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The YES! No Impact Diary: Day 3

You've tried your luck at a day using alternative transportation. Did it work?
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So earlier today I was sitting smug with regards to today's focus on transportation, secure in my righteousness as a bus rider/sometime bike rider who hasn't owned a car since 2004. (Full disclosure, I spent the last five years in Seoul, a 1-minute walk from one of the best subway systems ever.) But a YES! Magazine article on the price of air travel reminded me that even if my daily commute is easy on the Earth, my visits to see friends and family are exceedingly not.

"A round-trip flight between New York and Los Angeles on a typical commercial jet yields an estimated 715 kilos of CO2 per economy class passenger, according to the International Civil Aviation Organization. But due to the height at which planes fly, combined with the mixture of gases and particles they emit, conventional air travel has an impact on the global climate that’s approximately 2.7 times worse than its carbon emissions alone, says the Intergovernmental Panel on Climate Change. As a result, that roundtrip flight’s “climatic forcing” is really 1,917 kilos, or almost two tons, of emissions—more than nine times the annual emissions of an average denizen of Haiti (as per U.S. Department of Energy figures)."

I'm a little wary of carbon offsets becoming an environmental version of the medieval Catholic indulgence system, where a donation washes away your sin and gets you back into the good graces of God or Mother Nature. Living in Hawaii means air travel is pretty much the only way to go, however, and I think of carbon offsets more as self-levied taxes rather than purchased forgiveness. So in honor of No Impact Week’s transportation day, I calculated my 2010 air travel and invested in Native Energy’s current farm methane project. -Annie Koh

Been feeling a lot of guilt but I am becoming aware at least!

I am carrying around a plastic bag with my unrecyclable, noncompostable trash. I am surprised by the amount I generate since we don't use disposable products—Foil wrappers, molded plastics, straws from juice pouches, bottle caps. I'm generating about 14 pieces a week. Also am becoming very aware of the junk mail at school and home so I will get off the lists. No reason for all these trees to be cut down. Big fail on transportation—the only thing I was able to do was watch the mpg on my Toyota Sienna and try to keep it over 22. Been feeling a lot of guilt but I am becoming aware at least! -Alana


I ride my bike or take public transit almost everywhere. I bought a scooter several years ago, it is my only motorized form of transportation. I thought I was being so eco-friendly, until I understood what a 2 stroke engine is. I feel bad when I do use it. I try not to use it except in time crunch situations.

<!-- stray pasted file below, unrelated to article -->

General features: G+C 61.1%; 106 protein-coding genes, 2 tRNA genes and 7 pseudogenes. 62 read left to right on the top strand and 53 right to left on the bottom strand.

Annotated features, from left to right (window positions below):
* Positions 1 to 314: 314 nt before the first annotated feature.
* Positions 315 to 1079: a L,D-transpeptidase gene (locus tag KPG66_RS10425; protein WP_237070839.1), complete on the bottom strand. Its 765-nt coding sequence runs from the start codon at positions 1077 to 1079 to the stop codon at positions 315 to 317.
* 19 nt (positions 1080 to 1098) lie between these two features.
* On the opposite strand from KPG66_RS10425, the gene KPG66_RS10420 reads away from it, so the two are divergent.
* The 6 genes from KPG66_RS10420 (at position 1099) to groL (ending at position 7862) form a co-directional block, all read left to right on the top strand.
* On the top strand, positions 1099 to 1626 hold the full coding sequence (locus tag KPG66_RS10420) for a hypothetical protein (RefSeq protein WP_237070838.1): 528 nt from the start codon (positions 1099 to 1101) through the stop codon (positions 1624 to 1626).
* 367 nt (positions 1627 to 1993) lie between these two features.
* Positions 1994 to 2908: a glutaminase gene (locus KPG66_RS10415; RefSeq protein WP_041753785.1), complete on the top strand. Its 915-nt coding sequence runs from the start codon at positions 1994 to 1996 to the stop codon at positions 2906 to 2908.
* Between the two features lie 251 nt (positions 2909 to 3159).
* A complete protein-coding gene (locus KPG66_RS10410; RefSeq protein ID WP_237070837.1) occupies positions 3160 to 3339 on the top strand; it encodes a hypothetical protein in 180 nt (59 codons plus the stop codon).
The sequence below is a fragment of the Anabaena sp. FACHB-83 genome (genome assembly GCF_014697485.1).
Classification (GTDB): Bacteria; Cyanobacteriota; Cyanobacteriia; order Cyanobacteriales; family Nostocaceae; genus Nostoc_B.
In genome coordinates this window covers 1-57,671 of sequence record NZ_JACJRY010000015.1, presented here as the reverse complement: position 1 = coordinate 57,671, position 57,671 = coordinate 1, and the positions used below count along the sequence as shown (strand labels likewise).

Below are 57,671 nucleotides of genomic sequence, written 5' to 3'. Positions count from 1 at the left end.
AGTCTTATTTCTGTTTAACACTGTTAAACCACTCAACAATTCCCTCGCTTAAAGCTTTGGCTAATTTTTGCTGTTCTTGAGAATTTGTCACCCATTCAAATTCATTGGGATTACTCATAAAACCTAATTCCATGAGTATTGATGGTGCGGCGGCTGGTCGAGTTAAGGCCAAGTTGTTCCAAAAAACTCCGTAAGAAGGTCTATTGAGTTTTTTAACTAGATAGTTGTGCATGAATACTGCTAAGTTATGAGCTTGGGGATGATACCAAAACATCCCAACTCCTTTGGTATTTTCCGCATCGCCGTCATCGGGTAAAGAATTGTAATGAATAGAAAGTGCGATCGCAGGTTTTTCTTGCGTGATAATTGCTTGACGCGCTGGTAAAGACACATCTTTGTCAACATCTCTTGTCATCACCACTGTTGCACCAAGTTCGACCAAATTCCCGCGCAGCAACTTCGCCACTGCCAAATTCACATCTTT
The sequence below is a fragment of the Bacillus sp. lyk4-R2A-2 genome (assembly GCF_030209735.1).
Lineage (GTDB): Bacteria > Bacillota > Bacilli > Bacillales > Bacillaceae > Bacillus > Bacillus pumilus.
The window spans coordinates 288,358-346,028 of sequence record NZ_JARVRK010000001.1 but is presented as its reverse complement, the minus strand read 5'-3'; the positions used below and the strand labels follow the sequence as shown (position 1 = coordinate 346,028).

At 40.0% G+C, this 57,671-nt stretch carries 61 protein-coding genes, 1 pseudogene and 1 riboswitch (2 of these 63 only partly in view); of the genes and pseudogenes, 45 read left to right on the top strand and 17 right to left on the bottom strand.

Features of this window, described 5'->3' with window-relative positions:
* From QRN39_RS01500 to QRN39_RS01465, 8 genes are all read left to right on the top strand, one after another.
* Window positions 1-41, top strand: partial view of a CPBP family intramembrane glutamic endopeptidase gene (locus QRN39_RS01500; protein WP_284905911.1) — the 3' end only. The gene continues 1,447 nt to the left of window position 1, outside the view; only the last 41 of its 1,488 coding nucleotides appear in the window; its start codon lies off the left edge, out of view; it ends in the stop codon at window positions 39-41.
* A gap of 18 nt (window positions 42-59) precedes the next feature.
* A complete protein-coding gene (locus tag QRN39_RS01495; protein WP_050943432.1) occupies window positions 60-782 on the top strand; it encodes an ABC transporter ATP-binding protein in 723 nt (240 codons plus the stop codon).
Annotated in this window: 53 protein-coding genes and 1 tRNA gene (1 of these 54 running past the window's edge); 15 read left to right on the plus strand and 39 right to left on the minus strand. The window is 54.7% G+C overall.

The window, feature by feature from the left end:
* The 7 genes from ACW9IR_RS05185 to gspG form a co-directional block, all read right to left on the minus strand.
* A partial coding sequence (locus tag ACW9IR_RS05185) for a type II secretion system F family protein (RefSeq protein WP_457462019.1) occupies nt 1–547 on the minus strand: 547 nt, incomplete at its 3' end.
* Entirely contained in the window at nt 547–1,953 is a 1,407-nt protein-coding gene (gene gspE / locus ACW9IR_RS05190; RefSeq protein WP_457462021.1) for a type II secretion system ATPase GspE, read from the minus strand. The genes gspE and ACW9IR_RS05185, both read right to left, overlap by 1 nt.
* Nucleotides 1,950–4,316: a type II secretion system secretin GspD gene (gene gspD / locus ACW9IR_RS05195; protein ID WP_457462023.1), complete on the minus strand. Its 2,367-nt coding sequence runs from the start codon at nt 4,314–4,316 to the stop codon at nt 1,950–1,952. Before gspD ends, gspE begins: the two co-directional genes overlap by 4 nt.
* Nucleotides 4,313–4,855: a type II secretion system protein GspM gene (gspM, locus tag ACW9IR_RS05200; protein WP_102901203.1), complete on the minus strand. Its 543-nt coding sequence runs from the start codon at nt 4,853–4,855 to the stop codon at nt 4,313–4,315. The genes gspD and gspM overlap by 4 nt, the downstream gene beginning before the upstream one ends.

Yesterday I rode my bike to the light rail station, due to the cold and darkness, 6 a.m. is really dark in Seattle this time of year. I rode from the light rail to work about 3 miles. I rode to my boyfriend's house after work and we hung out until later that night. I tried to catch the bus, again it is really dark out there and the road home is not well lit. I ended up getting drenched and it was very cold as well. 

I can bike most places faster or just as fast as taking a bus.

When I woke up this morning I was definitely not feeling any bicycle love at all. All I wanted to do was stay in bed where it was warm. I finally motivated myself out of bed and caught the bus. I do not tend to enjoy the bus lately, I have had too many nightmare rides in the last two months. The light rail is my new best friend, second only to my bicycle. As I was walking from the bus stop to work I realized I missed my bike. Gah, why do I make these dumb decisions to leave it at home. Sometimes I think the bus will be faster or it is too cold or wet, but the serious reality is I can bike most places faster or just as fast as taking a bus. With connection waits it takes me one hour to work by light rail or by bus or all the way by bike. I just need to suck it up and buy the gear I need to make my cold wet rides tolerable and remind myself about those moments when I regret not taking my bike.

The bike represents freedom to me. It means that no matter what I have a way to get from point A to point B in a reasonable amount of time. I need to continually remind myself that it is completely about the ride not the destination. I love riding my bike and I miss it when I leave it at home.

My boyfriend even bought one to go riding with me last summer. We took Amtrak to Portland with the bikes and had a great bicycle adventure that I will never forget. Ahh the reminders of the joys in life outside the car. -Anonymous



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